El-Sisi said that he is fighting terrorism, so there should not be any voice calling for democracy, the opening of public spaces or human rights. This is how he treats Egypt--as if the main enemies are human rights and the Egyptian people calling for their rights.

YOU WERE released from prison a few weeks ago. Tell us more about your last experience in prison.

I WAS imprisoned this last time for only two months. I went to the al-Qanater prison and to Damanhour prison.

It was the first time I was in Damanhour prison, where conditions are more and more degrading. They had been bad since my first time in detention, but now they were even worse. The number of women in each cell is around 32, in a cell that is 6 meters-by-4 meters. Every person has around 30 centimeters, a very small space to sit and sleep in. The prison conditions are very bad.

The number of detained people in Egypt has increased in the last few years. Since the last years of Mubarak, there had not been people executed, despite being sentenced to death. But after the July 3, 2013, coup, the number of executions and people sentenced to death have both been larger and larger. We aren't only talking about political prisoners, but even about ordinary prisoners who have been executed.

Of course, health care in prison is awful. A woman died because they din't allow her to go to the hospital. She fainted in the night after the doors of the prison closed.

In addition, there is this awful idea of solitary confinement for political prisoners. This happened to Sarah Hegazy, a girl arrested for raising the rainbow flag during a concert in autumn 2017, and she has been in confinement for a while now.

The number of women political prisoners is getting even higher now. We fear that even those who have been acquitted--or, like four men in Cairo about a month ago, released on bail--but they are still in prison. This shows how things are going in Egypt.

THERE HAVE been strikes by workers in El Mahalla El Kubra and Alexandria. Are the workers' movements still active in this context of repression?

THE REGIME is closing public spaces, but the workers' movements didn't stop. In Mahalla El Kubra and Alexandria, the workers are trying to win their rights.

But the regime is very brutal toward them. Amendments were made to the law on trade unions, banning independent unions last December. A number of workers are facing trials. In Alexandria, we have 21 workers facing military trials for their participation in strikes at the Alexandria shipyard factory.

The police are very harsh against the workers' movements. There are attempts to arrest all the workers' leaders and liquidate the independent trade unions, which are the best option for any worker who is calling for labor rights.

YOU WERE arrested for your participation in the movement around Tiran and Sanafir, two islands in the Red Sea that the el-Sisi regime handed over to Saudi Arabia. Can you tell us if the demands criticizing the el-Sisi decision in this case are over?

The Tiran and Sanafir movement has been very important. It was an exceptional moment for the opposition to show that el-Sisi is a traitor. The army and el-Sisi argued that the Muslim Brotherhood was supported by Qatar--however, this case showed to the people that el-Sisi is the real traitor.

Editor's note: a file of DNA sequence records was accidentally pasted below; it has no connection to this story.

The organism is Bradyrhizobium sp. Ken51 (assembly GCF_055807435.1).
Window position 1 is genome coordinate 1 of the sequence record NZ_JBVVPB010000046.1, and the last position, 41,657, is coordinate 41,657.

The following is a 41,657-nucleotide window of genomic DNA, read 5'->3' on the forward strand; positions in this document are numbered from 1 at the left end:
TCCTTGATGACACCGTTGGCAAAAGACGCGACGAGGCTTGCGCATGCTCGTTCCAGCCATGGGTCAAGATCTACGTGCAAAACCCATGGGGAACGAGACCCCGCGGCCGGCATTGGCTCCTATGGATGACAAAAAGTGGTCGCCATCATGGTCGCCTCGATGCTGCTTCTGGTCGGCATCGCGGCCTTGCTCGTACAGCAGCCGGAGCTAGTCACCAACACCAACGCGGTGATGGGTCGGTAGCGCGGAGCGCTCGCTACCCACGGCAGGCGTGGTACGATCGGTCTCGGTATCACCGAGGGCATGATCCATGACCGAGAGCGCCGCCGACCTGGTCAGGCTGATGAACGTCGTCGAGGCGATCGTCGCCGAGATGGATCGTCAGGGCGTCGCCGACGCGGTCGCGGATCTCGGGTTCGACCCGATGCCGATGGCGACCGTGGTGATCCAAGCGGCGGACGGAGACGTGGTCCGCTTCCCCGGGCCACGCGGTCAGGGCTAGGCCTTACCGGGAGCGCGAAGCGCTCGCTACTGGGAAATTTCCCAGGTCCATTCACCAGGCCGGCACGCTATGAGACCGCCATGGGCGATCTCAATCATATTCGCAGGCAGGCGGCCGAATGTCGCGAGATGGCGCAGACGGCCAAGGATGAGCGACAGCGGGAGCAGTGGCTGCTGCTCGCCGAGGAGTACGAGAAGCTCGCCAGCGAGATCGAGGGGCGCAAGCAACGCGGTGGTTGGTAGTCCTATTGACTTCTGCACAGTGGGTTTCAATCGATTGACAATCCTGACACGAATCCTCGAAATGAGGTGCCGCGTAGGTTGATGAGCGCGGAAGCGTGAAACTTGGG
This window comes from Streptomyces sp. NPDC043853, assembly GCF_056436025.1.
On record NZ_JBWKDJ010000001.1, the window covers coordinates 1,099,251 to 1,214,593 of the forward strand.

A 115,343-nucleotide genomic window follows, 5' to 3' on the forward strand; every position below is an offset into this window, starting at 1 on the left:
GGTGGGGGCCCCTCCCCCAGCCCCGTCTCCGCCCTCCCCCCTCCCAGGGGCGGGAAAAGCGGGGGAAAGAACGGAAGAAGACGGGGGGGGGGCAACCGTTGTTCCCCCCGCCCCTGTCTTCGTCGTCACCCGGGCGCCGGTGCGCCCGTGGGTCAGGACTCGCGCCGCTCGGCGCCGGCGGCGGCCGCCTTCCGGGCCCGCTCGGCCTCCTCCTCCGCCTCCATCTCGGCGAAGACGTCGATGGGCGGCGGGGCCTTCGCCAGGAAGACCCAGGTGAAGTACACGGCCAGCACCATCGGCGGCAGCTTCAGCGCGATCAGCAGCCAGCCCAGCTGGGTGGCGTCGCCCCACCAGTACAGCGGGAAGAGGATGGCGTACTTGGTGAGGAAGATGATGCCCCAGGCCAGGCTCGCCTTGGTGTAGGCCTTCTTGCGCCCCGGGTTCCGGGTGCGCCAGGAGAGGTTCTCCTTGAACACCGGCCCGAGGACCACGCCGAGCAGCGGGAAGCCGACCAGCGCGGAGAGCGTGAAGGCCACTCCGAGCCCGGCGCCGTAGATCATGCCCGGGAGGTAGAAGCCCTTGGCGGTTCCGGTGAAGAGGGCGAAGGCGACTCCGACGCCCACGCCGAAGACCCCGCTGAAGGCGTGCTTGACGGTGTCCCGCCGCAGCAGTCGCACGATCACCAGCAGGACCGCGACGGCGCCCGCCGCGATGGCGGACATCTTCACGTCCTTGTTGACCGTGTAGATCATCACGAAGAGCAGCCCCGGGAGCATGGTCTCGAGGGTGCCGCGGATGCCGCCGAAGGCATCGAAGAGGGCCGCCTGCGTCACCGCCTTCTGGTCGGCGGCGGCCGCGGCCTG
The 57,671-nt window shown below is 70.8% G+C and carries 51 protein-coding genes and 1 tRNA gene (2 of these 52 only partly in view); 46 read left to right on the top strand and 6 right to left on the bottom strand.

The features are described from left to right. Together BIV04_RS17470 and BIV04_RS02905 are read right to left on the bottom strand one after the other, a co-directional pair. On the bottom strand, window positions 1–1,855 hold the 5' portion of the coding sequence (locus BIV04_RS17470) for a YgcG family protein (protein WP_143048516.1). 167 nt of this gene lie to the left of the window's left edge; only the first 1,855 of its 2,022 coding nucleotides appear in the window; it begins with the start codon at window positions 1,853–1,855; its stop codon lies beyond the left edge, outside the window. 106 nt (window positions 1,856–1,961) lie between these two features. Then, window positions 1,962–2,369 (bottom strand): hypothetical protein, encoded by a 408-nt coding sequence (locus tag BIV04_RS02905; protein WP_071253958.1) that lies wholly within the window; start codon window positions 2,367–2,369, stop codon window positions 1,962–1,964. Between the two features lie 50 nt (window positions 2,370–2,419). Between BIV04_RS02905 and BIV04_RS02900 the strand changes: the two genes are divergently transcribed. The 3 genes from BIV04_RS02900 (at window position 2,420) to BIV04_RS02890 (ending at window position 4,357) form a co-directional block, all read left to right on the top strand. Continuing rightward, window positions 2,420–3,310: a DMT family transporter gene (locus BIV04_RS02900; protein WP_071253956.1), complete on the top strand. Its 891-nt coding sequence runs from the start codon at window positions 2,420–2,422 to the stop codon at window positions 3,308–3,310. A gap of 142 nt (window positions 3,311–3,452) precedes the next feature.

For one of the first times after the January 25 Revolution, the people took to the streets again. But this has been kept as a judicial case. We didn't use it to talk to the people about state policies and the neoliberal agenda that el-Sisi is implementing.

But I do think that this generated a small crack in the Egyptian regime. If people thought that the Egyptian army at least was protecting the unity of their land, they had to change their minds because of the Tiran and Sanafir case.

We have to start to think that Tiran and Sanafir was part of a big plan to normalize the relations with Israel. We could have built more on this movement. Khaled Ali's decision to run for president was related to this. As a lawyer. he has been defending the idea of the unity of the Egyptian land.

WHAT'S YOUR opinion of the cuts in government subsidies due to the requirements of the IMF's loan to Egypt, and what does this mean in terms of mobilization in Egypt?

BECAUSE OF the IMF loan, there have been austerity measures. The idea of cutting any kind of subsidies, while the prices of oil and gas go higher and higher, is causing a huge turmoil in Egypt. People are suffering so much.

This is taking away el-Sisi's popularity. Many people consider themselves to have been betrayed by the regime. El-Sisi is losing his allies, like many entrepreneurs who were against the revolution. They are now suffering from the high prices.

El-Sisi's popularity has been decreasing in all Egyptian sectors, even in the sectors considered pro-state. However, when we were commemorating the revolution last year, people didn't have the same feelings as this year. There was melancholy. This year the Egyptian people are thinking about how to organise themselves again, to stand against the al-Sisi regime.

THERE HAVE been renewed protests in Tunisia and other North African countries. Do you think that this can trigger new social movements starting in Egypt as well?

WHEN THE protests broke up in Tunisia, people here were thinking: "This will affect Egypt." I disagree, but I think that the Egyptian people will be moving soon.

The state has a firm grip on the society, and people are afraid of the army reaction against any kind of opposition. On the other hand, people are fed up with the regime. They want to move and to have a clear alternative.

They tried with the 2011 Revolution. Our duty now is to make a united front. The people will be moving, and the state reaction will be violent and brutal. We will pay with our lives defending the things that we believe in. But a new society with a new social structure is coming.

An abbreviated version of this interview was published at OpenDemocracy.net.